Based on an analysis provided by the Congressional Budget Office that Senate Repubilcans’ health care bill would leave at least 22 million more people uninsured, Catholic Bishop Frank J. Dewane of Florida said in a statement, "This moment cannot pass without comment." Dewane, who chairs the U.S. Conference of Catholic Bishops' Committee on Domestic Justice and Human Development, declared "Today, the Congressional Budget Office released a report on the 'discussion draft' of the Senate health care proposal, indicating that millions of people could lose their health insurance over time," he said in a statement issued in response to the just-released analysis.” The study was released on June 26.
"As the USCCB has consistently said, the loss of affordable access for millions of people is simply unacceptable," Dewane said. "These are real families who need and deserve health care." Dewane added, "We pray that the Senate will work in an open and unified way to keep the good aspects of current health care proposals, to add missing elements where needed, and to not place our sisters and brothers who struggle every day into so great a peril on so basic a right."
The GOP proposal, titled Better Care Reconciliation Act, was criticized also by Dominican Sister Donna Markham, president and CEO of Catholic Charities USA. She urged senators to reject the bill. Her letter called on them to "craft a health care bill which truly expands coverage, reduces costs and respect human life and dignity." She wrote that the bill "will have a devastating impact on the poor, marginalized and vulnerable in our country." While she welcomed provisions in the bill that protect human life, she wrote that "a bill that rolls back gains in health care for the poor and vulnerable is deeply regretful." She added, "It is deeply shameful that instead of improving our health care system, the bill provides tax cuts for people making over $200,000 per year while at the same time demanding dramatic cuts or eliminating programs which help those most in need and most unlikely to afford health care."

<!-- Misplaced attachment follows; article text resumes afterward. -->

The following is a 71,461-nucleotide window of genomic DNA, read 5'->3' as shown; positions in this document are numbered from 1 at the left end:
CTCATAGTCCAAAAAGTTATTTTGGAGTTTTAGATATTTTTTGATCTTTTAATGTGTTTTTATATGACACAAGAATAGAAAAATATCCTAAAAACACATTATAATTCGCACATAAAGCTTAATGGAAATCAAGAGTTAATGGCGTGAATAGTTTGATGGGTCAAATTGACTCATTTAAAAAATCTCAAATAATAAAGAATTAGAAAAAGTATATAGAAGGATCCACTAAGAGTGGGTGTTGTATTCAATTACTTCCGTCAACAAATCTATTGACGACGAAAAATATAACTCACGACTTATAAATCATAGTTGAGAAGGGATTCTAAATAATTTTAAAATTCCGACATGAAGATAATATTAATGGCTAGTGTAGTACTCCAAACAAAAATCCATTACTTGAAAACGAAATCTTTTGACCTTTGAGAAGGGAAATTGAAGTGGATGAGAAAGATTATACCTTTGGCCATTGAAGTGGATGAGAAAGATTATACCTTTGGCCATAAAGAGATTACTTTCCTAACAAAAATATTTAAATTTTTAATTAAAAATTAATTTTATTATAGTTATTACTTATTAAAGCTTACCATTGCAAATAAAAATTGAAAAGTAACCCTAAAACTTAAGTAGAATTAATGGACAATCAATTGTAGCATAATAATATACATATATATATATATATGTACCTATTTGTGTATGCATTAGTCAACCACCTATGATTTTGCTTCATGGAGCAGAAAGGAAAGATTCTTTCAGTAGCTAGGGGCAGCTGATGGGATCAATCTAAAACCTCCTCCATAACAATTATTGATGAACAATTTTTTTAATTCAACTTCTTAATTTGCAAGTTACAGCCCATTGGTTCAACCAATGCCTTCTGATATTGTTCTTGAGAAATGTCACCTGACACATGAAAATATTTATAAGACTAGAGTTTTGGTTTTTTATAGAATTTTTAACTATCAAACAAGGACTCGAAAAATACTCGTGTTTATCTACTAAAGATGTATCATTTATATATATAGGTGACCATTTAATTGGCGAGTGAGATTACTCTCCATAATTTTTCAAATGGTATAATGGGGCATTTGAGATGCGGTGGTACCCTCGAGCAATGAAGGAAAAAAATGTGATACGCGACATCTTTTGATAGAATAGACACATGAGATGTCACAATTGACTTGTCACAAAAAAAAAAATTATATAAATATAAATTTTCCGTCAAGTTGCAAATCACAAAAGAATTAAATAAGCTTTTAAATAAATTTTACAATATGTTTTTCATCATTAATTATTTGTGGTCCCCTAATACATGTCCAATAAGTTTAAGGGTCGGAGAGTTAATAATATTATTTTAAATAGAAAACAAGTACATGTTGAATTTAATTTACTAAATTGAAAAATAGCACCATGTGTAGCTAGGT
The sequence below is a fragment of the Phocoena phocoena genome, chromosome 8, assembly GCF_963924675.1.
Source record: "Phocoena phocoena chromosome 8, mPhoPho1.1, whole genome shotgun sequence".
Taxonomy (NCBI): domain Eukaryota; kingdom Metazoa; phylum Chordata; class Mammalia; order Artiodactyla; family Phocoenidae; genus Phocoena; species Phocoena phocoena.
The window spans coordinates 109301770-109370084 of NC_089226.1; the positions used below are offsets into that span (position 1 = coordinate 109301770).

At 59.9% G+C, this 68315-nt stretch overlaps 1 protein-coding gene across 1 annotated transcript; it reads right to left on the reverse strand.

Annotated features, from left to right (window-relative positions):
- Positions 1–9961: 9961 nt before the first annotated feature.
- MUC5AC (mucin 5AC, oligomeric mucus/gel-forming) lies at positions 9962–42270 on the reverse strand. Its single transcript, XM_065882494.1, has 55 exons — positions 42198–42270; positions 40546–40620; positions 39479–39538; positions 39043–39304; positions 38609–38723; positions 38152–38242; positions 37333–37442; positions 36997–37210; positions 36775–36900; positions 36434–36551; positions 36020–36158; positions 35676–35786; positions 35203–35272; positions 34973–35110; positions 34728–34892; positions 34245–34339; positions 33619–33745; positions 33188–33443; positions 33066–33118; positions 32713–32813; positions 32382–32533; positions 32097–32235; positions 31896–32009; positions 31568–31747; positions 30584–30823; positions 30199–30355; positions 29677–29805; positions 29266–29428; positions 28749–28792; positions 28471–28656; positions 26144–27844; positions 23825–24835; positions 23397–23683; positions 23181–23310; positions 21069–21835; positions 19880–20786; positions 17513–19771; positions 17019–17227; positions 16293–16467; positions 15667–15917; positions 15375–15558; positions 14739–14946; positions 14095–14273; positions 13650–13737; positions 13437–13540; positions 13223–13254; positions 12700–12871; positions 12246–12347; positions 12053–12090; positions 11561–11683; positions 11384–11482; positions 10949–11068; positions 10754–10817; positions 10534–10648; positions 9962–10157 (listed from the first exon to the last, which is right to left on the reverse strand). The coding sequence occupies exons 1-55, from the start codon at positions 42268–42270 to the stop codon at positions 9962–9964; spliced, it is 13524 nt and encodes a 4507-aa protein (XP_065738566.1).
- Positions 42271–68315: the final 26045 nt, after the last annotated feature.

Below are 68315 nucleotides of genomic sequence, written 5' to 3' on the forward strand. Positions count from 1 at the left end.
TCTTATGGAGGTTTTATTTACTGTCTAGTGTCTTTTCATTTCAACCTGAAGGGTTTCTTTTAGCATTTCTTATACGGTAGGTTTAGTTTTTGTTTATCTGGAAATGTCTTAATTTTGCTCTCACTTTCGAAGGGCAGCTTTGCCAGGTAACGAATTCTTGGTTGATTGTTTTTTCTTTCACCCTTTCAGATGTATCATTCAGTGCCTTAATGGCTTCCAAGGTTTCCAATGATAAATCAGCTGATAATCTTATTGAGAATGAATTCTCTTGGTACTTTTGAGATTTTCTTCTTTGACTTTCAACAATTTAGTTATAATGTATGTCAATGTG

On June 22, which was the day Republicans released their bill, Bishop released a statement saying that the Senate’s legislation contains "many of the fundamental defects" that appeared in the House-passed American Health Care Act "and even further compounds them." He wrote, "As is, the discussion draft stands to cause disturbing damage to the human beings served by the social safety net."
Bishop Dewane wrote, "It is precisely the detrimental impact on the poor and vulnerable that makes the Senate draft unacceptable as written." He indicated that bill partially succeeds on civil rights by "fully applying the long-standing and widely supported Hyde Amendment protections. Full Hyde protections are essential and must be included in the final bill." The Hyde Amendment prohibits the use of federal funds for abortions, except in those cases of rape or incest, or where a physical condition endangers a woman's life unless an abortion is performed. The Catholic bishop’s letter of June 22 also “stressed the need to improve real access for immigrants in health care policy, and this bill does not move the nation toward this goal."